Owner Wyman Stacey says he's "out in the middle of nowhere," but to Green Bay fans in Colorado, his Rocky Flats Lounge is a Packers' sanctuary at over 5,000 feet in the middle of Denver Broncos country.
Full of Green Bay memorabilia, the establishment has been a Packers' headquarters in the Rockies since 1984, when the lounge purchased a satellite dish. It all kicked off from humble beginnings.
"It just happened by accident," Stacey said. "One day a Packers' fan came in about 25 years ago and asked if I minded if he came by on Sunday with about 20 friends to watch the game. I told them to come on over, and that's how it got started."
The lounge now packs in about 100 fans a week and that number doubles during the postseason. His bar can be considered both easy to find, and far off the beaten path. It's seven miles south of Boulder, 10 miles north of Golden. When the Stacey flips on the outside lights at night he's simple to find because the closest neighbor is five miles away.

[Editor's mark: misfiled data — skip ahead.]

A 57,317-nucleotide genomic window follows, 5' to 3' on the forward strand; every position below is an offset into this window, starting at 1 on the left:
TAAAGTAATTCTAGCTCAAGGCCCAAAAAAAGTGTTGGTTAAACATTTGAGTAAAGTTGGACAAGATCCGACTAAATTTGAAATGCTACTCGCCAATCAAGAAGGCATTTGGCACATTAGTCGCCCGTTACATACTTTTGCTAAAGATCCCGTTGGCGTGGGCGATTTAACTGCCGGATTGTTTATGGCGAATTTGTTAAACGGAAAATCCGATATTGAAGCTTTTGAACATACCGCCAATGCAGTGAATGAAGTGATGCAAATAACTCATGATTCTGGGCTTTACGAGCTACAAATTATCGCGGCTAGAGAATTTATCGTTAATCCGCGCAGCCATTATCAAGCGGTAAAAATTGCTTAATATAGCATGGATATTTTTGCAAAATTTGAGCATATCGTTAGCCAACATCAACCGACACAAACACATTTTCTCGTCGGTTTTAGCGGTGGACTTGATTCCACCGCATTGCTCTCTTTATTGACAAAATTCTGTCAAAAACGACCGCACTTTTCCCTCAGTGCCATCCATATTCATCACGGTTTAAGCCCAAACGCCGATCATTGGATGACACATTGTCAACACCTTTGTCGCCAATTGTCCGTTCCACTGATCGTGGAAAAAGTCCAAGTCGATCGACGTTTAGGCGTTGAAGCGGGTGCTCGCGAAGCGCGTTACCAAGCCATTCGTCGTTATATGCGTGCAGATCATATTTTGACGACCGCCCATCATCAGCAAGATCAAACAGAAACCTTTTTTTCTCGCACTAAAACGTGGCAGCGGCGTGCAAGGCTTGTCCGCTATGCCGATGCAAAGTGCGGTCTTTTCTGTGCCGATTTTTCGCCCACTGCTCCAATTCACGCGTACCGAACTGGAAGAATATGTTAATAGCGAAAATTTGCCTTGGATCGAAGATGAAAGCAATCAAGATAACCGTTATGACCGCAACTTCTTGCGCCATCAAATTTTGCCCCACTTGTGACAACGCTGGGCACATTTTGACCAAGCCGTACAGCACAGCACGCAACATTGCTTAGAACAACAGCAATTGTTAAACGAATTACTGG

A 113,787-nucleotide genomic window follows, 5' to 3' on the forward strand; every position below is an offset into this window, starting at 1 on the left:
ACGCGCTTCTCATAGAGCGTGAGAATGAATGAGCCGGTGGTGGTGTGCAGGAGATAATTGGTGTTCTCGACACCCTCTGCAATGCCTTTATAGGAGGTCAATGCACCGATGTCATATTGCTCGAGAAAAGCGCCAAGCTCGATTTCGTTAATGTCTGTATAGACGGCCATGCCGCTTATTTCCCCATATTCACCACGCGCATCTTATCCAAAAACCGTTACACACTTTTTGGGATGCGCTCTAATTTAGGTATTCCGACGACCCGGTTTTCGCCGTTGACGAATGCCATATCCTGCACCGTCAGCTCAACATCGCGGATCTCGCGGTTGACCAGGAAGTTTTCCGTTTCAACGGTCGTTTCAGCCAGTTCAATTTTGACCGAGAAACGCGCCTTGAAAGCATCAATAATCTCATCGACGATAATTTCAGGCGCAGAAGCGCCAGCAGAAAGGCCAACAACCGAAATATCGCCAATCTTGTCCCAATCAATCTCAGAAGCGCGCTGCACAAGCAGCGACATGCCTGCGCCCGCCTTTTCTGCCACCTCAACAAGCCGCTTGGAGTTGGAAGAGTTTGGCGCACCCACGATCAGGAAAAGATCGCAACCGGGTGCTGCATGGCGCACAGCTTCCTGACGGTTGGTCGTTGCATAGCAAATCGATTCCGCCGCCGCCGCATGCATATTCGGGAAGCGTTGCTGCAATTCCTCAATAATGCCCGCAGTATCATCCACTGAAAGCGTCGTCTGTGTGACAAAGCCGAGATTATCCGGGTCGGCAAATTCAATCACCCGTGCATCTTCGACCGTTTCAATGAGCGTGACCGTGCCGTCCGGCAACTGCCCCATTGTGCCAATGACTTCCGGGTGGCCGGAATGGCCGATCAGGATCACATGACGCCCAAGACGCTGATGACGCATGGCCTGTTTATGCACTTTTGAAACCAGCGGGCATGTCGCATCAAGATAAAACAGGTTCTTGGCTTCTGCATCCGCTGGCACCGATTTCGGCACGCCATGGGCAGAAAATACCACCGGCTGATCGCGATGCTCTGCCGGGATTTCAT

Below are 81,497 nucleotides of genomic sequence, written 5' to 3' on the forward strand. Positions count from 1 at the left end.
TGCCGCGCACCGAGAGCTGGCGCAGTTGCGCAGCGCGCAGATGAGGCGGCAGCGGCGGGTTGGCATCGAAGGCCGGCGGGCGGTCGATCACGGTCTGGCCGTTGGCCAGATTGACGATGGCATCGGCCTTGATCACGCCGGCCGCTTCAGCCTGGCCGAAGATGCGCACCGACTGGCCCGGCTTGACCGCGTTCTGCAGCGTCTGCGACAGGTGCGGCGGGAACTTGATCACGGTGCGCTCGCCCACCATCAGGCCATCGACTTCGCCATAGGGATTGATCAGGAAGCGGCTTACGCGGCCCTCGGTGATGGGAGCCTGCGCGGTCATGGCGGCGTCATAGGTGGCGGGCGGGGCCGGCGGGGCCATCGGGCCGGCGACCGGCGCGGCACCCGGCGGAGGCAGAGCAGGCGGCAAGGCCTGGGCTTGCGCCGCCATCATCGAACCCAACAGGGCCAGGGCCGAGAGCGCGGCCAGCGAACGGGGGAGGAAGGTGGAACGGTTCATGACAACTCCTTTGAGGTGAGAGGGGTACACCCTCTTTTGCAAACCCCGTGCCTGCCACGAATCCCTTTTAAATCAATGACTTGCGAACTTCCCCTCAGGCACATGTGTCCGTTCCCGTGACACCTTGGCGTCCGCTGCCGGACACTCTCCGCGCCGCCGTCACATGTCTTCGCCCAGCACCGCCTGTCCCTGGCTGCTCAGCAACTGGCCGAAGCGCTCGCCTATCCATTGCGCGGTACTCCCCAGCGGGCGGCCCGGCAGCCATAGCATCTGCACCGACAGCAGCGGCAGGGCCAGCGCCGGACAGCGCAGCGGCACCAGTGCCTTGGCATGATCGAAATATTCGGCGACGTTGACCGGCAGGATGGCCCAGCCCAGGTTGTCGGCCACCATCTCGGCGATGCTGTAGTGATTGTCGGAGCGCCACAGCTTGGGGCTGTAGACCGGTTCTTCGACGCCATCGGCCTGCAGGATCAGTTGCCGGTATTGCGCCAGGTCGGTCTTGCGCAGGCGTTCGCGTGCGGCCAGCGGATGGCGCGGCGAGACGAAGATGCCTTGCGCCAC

The building, moved to its spot on Highway 93 in 1959, is the former payroll office of The Rocky Flats Plant, the U.S. nuclear weapons production facility that operated across the street from 1952 until 1992.
"We're pretty far out here, but people drive in from all over," Stacey said. "We get Packers fans from all over Colorado. Every now and then we get someone from Wisconsin and they look around and think they are in the wrong state."
The walls inside the Rocky Flats Lounge are covered in Packers' gear and mementos, and Green Bay fans making a return visit usually bring something along to add to the decor. On Fridays throughout the year, there is a Wisconsin fish fry, with battered walleye and perch. During games they're cooking brats and cheese curds on the patio.
"The Packers fans have been great for us," Stacey said. "We had 7,000 people working across the street when there was the nuclear plant, but it closed in 1989. The Packers have gotten me through a lot of winters. They come whether the team is winning or losing."